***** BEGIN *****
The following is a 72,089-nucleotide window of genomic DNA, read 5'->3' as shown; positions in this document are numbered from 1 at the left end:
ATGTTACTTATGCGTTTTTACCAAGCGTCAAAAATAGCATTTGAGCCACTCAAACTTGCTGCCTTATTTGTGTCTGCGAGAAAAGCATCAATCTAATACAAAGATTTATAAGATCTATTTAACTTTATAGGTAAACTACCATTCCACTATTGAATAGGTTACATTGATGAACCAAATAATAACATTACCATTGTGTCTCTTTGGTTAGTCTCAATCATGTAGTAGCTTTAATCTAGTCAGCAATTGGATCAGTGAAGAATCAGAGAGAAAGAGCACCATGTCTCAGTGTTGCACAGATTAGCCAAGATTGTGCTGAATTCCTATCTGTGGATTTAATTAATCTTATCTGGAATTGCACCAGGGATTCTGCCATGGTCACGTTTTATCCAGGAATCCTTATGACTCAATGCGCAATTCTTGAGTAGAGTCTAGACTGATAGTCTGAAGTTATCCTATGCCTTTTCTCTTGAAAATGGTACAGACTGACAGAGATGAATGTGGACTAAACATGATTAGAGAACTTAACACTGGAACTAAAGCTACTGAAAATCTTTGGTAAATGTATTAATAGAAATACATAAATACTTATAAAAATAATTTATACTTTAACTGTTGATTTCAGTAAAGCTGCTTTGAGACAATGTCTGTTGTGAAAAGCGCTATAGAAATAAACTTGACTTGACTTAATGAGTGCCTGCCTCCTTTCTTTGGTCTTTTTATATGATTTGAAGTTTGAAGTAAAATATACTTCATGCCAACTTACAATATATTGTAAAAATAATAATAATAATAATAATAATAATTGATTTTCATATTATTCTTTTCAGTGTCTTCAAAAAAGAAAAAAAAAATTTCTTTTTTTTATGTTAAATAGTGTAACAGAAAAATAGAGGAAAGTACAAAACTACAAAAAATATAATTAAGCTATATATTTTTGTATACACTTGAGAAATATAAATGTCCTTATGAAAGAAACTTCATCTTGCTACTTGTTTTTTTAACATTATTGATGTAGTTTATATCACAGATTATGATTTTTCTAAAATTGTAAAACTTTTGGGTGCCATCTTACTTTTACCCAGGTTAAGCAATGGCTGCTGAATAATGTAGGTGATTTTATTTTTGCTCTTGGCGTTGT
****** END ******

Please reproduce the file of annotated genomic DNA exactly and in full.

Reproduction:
The following is a 72,089-nucleotide window of genomic DNA, read 5'->3' as shown; positions in this document are numbered from 1 at the left end:
ATGTTACTTATGCGTTTTTACCAAGCGTCAAAAATAGCATTTGAGCCACTCAAACTTGCTGCCTTATTTGTGTCTGCGAGAAAAGCATCAATCTAATACAAAGATTTATAAGATCTATTTAACTTTATAGGTAAACTACCATTCCACTATTGAATAGGTTACATTGATGAACCAAATAATAACATTACCATTGTGTCTCTTTGGTTAGTCTCAATCATGTAGTAGCTTTAATCTAGTCAGCAATTGGATCAGTGAAGAATCAGAGAGAAAGAGCACCATGTCTCAGTGTTGCACAGATTAGCCAAGATTGTGCTGAATTCCTATCTGTGGATTTAATTAATCTTATCTGGAATTGCACCAGGGATTCTGCCATGGTCACGTTTTATCCAGGAATCCTTATGACTCAATGCGCAATTCTTGAGTAGAGTCTAGACTGATAGTCTGAAGTTATCCTATGCCTTTTCTCTTGAAAATGGTACAGACTGACAGAGATGAATGTGGACTAAACATGATTAGAGAACTTAACACTGGAACTAAAGCTACTGAAAATCTTTGGTAAATGTATTAATAGAAATACATAAATACTTATAAAAATAATTTATACTTTAACTGTTGATTTCAGTAAAGCTGCTTTGAGACAATGTCTGTTGTGAAAAGCGCTATAGAAATAAACTTGACTTGACTTAATGAGTGCCTGCCTCCTTTCTTTGGTCTTTTTATATGATTTGAAGTTTGAAGTAAAATATACTTCATGCCAACTTACAATATATTGTAAAAATAATAATAATAATAATAATAATAATTGATTTTCATATTATTCTTTTCAGTGTCTTCAAAAAAGAAAAAAAAAATTTCTTTTTTTTATGTTAAATAGTGTAACAGAAAAATAGAGGAAAGTACAAAACTACAAAAAATATAATTAAGCTATATATTTTTGTATACACTTGAGAAATATAAATGTCCTTATGAAAGAAACTTCATCTTGCTACTTGTTTTTTTAACATTATTGATGTAGTTTATATCACAGATTATGATTTTTCTAAAATTGTAAAACTTTTGGGTGCCATCTTACTTTTACCCAGGTTAAGCAATGGCTGCTGAATAATGTAGGTGATTTTATTTTTGCTCTTGGCGTTGT